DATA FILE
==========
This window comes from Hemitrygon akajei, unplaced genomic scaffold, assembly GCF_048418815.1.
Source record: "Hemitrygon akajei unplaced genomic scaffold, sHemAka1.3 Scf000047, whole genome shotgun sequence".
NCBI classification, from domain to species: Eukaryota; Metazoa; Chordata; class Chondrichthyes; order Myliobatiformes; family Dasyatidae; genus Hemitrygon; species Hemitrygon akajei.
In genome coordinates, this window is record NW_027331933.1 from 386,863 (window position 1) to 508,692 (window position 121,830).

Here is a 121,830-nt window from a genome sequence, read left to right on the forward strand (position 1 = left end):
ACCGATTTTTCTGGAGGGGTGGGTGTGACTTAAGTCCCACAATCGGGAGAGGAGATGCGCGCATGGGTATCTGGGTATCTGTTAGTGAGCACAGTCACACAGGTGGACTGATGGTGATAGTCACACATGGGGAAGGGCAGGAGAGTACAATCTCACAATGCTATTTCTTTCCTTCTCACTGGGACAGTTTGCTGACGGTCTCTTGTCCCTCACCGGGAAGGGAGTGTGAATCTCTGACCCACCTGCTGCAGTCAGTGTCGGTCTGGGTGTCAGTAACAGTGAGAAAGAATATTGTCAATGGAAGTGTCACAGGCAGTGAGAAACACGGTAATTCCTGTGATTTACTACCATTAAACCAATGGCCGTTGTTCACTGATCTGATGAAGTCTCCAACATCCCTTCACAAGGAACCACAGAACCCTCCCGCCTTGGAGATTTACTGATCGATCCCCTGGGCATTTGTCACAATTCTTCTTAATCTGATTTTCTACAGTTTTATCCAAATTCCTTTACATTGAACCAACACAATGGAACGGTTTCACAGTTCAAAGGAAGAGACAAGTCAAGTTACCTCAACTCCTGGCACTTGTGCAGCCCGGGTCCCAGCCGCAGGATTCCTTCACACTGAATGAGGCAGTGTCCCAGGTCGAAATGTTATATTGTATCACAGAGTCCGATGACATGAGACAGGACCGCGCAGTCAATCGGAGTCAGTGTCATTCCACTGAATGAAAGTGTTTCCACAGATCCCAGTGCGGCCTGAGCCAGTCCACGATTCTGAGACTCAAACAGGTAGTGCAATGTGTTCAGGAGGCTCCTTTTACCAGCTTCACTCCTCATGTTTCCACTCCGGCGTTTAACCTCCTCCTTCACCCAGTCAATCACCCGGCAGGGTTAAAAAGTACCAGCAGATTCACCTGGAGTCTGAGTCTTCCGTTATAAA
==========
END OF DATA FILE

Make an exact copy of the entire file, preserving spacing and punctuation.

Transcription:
This window comes from Hemitrygon akajei, unplaced genomic scaffold, assembly GCF_048418815.1.
Source record: "Hemitrygon akajei unplaced genomic scaffold, sHemAka1.3 Scf000047, whole genome shotgun sequence".
NCBI classification, from domain to species: Eukaryota; Metazoa; Chordata; class Chondrichthyes; order Myliobatiformes; family Dasyatidae; genus Hemitrygon; species Hemitrygon akajei.
In genome coordinates, this window is record NW_027331933.1 from 386,863 (window position 1) to 508,692 (window position 121,830).

Here is a 121,830-nt window from a genome sequence, read left to right on the forward strand (position 1 = left end):
ACCGATTTTTCTGGAGGGGTGGGTGTGACTTAAGTCCCACAATCGGGAGAGGAGATGCGCGCATGGGTATCTGGGTATCTGTTAGTGAGCACAGTCACACAGGTGGACTGATGGTGATAGTCACACATGGGGAAGGGCAGGAGAGTACAATCTCACAATGCTATTTCTTTCCTTCTCACTGGGACAGTTTGCTGACGGTCTCTTGTCCCTCACCGGGAAGGGAGTGTGAATCTCTGACCCACCTGCTGCAGTCAGTGTCGGTCTGGGTGTCAGTAACAGTGAGAAAGAATATTGTCAATGGAAGTGTCACAGGCAGTGAGAAACACGGTAATTCCTGTGATTTACTACCATTAAACCAATGGCCGTTGTTCACTGATCTGATGAAGTCTCCAACATCCCTTCACAAGGAACCACAGAACCCTCCCGCCTTGGAGATTTACTGATCGATCCCCTGGGCATTTGTCACAATTCTTCTTAATCTGATTTTCTACAGTTTTATCCAAATTCCTTTACATTGAACCAACACAATGGAACGGTTTCACAGTTCAAAGGAAGAGACAAGTCAAGTTACCTCAACTCCTGGCACTTGTGCAGCCCGGGTCCCAGCCGCAGGATTCCTTCACACTGAATGAGGCAGTGTCCCAGGTCGAAATGTTATATTGTATCACAGAGTCCGATGACATGAGACAGGACCGCGCAGTCAATCGGAGTCAGTGTCATTCCACTGAATGAAAGTGTTTCCACAGATCCCAGTGCGGCCTGAGCCAGTCCACGATTCTGAGACTCAAACAGGTAGTGCAATGTGTTCAGGAGGCTCCTTTTACCAGCTTCACTCCTCATGTTTCCACTCCGGCGTTTAACCTCCTCCTTCACCCAGTCAATCACCCGGCAGGGTTAAAAAGTACCAGCAGATTCACCTGGAGTCTGAGTCTTCCGTTATAAA